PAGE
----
I recently became aware, by way of the Tweet-o-sphere, that I am regarded by some as "the Dr. Seuss of science policy."

I mentioned this compliment (I think) to the reliably hilarious SciCurious (who also blogs here), and she promptly produced this educational tale, which I post with her kind permission:
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Unprovoked YouTubery.

Jul 16 2010 Published by under Passing thoughts, Pop culture

It's Friday, I'm still working on stuff that I was supposed to be done with by now, and the temperatures in the vicinity of Casa Free-Ride have climbed into the uncomfortable range that is more compatible with having a cold beer (or lying motionless) than with slogging through the stuff I'm working on.
This calls for some videotainment!

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#scio10 aftermath: some thoughts on "Science and Entertainment: Beyond Blogging".

Here are some of the thoughts and questions that stayed with me from this session. (Here are my tweets from the session and the session's wiki page.)
This was sort of an odd session for me -- not so much because of the topics taken up by session leaders Tamara Krinsky and Jennifer Ouellette, but because of my own sense of ambivalence about a lot of "entertainment" these days.
The session itself had lots of interesting glimpses of the work scientists are doing to help support filmmakers (and television producers, and game designers, and producers of other kinds of entertainment) who want to get the science right in the stories they're trying to tell. We heard about the efforts of the Science & Entertainment Exchange to connect makers of entertainment with scientists and engineers "to help bring the reality of cutting-edge science to creative and engaging storylines". We saw the Routes website, produced in association with the Wellcome Trust, which included "a set of minigames, a documentary and a murder mystery which explore the fascinating world of genetics." (In one of those minigames, you get to be the virus and move to the next level by infecting the target proportion of potential carriers -- but you get just one sneeze per level to make that happen!) We learned that the drive to add "extras" when movies are released on DVD is creating something like a demand for real science content to complement science fiction.
In other words, it sounded like producers of entertainment were aware that a science-y angle can hold appeal for the audiences they are trying to reach, and were generally enthusiastic about (or at least open to) the idea of drawing on the expertise of actual scientists.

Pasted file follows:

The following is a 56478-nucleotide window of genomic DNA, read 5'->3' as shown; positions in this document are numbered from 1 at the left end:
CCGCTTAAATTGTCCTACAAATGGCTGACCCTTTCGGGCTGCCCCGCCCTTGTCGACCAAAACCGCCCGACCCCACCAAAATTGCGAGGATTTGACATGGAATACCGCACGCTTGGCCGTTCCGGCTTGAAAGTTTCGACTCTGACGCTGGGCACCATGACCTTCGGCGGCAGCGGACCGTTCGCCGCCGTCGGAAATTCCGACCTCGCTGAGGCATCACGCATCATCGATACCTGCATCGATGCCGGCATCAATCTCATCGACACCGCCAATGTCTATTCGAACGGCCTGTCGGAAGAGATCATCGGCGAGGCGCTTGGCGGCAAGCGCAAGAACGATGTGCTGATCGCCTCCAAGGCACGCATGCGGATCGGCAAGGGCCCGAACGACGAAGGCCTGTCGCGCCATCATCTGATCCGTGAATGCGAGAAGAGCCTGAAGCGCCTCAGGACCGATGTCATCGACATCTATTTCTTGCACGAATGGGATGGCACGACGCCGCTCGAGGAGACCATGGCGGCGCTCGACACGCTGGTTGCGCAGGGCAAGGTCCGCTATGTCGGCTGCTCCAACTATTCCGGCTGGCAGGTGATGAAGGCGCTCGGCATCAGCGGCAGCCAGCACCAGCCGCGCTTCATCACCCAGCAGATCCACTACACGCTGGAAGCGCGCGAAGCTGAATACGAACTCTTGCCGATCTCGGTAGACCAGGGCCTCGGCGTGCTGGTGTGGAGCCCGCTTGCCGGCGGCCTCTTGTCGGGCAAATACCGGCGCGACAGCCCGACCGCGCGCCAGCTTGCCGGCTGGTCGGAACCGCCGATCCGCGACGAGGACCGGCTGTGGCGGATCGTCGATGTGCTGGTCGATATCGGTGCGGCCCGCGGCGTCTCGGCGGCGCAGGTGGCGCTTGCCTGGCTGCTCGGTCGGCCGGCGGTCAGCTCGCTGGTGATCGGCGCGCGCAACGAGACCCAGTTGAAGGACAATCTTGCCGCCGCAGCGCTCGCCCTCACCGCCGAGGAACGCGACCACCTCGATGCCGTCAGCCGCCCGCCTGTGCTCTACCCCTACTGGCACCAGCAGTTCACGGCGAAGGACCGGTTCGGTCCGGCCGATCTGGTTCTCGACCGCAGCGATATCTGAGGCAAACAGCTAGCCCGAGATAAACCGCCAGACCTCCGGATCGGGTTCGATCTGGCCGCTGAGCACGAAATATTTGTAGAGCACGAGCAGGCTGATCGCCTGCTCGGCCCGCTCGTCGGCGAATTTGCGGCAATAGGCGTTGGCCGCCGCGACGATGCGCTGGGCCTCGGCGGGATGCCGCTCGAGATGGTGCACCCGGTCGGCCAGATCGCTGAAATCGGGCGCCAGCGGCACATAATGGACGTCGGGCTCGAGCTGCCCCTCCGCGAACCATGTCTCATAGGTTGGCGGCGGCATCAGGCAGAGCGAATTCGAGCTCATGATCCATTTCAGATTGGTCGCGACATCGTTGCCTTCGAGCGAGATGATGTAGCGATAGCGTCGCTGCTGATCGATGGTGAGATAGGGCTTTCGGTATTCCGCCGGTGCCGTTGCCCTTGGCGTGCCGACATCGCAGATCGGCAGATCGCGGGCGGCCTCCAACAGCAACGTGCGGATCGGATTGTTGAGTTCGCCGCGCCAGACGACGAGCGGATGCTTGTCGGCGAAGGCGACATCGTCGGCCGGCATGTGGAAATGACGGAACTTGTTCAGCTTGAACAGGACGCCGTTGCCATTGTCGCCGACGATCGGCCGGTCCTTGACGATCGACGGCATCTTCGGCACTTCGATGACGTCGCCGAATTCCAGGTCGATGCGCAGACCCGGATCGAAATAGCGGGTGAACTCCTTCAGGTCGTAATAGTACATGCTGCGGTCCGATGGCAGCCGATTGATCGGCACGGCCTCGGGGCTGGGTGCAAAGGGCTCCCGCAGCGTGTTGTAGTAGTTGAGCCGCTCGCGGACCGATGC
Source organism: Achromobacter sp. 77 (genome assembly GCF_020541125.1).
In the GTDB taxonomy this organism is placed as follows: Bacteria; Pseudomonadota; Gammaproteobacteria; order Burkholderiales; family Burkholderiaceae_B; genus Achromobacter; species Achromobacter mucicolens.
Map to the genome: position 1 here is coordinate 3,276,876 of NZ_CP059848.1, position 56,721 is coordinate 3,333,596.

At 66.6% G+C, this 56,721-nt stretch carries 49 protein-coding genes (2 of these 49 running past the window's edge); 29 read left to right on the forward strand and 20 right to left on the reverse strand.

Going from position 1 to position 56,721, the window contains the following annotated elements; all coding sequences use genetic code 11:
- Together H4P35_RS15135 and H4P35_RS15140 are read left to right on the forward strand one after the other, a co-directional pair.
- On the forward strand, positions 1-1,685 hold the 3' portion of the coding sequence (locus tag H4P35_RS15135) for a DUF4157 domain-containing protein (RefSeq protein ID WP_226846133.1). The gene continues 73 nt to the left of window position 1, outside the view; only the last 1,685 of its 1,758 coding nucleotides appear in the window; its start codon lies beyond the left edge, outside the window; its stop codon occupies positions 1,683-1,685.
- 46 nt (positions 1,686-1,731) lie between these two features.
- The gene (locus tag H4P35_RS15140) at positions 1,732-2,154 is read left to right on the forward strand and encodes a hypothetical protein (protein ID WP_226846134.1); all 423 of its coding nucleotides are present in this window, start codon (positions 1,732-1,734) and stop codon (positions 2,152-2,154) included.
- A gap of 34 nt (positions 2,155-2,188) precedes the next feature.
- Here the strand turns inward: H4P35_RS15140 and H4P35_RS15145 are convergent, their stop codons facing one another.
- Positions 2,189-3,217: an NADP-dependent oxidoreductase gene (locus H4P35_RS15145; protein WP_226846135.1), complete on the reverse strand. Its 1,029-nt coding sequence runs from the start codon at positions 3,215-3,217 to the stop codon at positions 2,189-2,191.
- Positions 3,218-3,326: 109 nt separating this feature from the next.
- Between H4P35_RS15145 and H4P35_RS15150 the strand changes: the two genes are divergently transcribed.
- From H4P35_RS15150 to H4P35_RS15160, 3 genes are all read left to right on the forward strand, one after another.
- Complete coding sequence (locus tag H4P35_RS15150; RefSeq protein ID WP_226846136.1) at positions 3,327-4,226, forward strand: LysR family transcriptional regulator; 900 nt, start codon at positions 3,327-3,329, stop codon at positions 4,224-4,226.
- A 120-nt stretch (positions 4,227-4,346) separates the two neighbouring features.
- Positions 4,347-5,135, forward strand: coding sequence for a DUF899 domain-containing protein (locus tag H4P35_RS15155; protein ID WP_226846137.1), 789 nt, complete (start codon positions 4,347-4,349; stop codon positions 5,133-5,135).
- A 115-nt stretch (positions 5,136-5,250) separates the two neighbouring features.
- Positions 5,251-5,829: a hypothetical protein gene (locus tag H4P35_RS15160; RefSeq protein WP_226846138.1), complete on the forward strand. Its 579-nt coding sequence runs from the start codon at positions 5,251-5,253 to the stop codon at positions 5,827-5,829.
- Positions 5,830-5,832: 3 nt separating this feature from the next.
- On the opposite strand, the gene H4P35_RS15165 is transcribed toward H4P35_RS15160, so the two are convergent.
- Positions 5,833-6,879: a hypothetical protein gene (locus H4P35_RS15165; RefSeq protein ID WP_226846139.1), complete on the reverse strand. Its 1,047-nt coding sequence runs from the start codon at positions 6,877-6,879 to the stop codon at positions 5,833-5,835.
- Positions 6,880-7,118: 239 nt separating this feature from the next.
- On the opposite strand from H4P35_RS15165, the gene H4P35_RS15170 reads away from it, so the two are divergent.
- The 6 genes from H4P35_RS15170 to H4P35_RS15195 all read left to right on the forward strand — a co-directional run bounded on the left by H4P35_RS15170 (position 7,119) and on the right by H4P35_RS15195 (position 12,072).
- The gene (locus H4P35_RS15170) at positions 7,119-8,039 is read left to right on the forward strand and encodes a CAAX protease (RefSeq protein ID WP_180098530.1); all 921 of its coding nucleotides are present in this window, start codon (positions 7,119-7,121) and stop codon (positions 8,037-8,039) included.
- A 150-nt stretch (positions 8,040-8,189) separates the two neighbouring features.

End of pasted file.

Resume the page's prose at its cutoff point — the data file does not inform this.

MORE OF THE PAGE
Of course, there were caveats.

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#scio10 aftermath: my tweets from "Writing for more than glory: Proposals and Pitches that Pay".

Session description: What is a sellable idea? How do you develop one? Is your idea enough for a book, is there more you can do to develop it, or should it just be a magazine article or series of blog posts? This will be a hands-on nuts and bolts workshop: Come with ideas to pitch. Better yet, bring a short (1 page or less) written proposal to read and workshop. This workshop will provide handouts on proposal writing as well as sample proposals you can use to help develop your own in the future. Useful for anyone hoping to someday write for print or online publications.
The session was led by Rebecca Skloot (@RebeccaSkloot), who enlisted the assistance of David Dobbs (@David_Dobbs), Ivan Oransky (@ivanoransky), and Cliff Wiens (@CliftonWiens).
Here's the session wiki page.

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#scio10 aftermath: my tweets from "Science and Entertainment: Beyond Blogging".

Session description: Over the past several years, the Internet has tangibly changed the way that movies and TV shows are produced and marketed. Blogs will call out ridiculous scientific errors found in stories and the critique can go viral very quickly; therefore, science advising is on the rise in an attempt to add some semblance of plausibility to your favorite flicks. As tools on the web continue to evolve, filmmakers and television creators are finding new ways to connect with and market to their viewers. For some shows, this has meant tapping into the science featured in their content, ranging from an exploration of the roots of the science that has been fictionalized to the expansion of a scientific topic explored in a documentary. In this session, we'll look at how online video and social networking tools are playing a part in connecting science, Hollywood and its fans.
The session was led by Tamara Krinsky (@tamarakrinsky) and Jennifer Ouellette.
Here's the session wiki page.

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Movie review: Avatar.

Dec 28 2009 Published by under Movie review, Personal, Pop culture

While the sprogs were hanging out at the aquarium with the Grandparents Who Lurk But Seldom Comment, my better half and I went to see a 3-D IMAX screening of Avatar. My big concerns going in were that all the 3-D IMAX goodness would make me motion-sick, and that if that didn't get me, then the story by James Cameron might make me lose my lunch.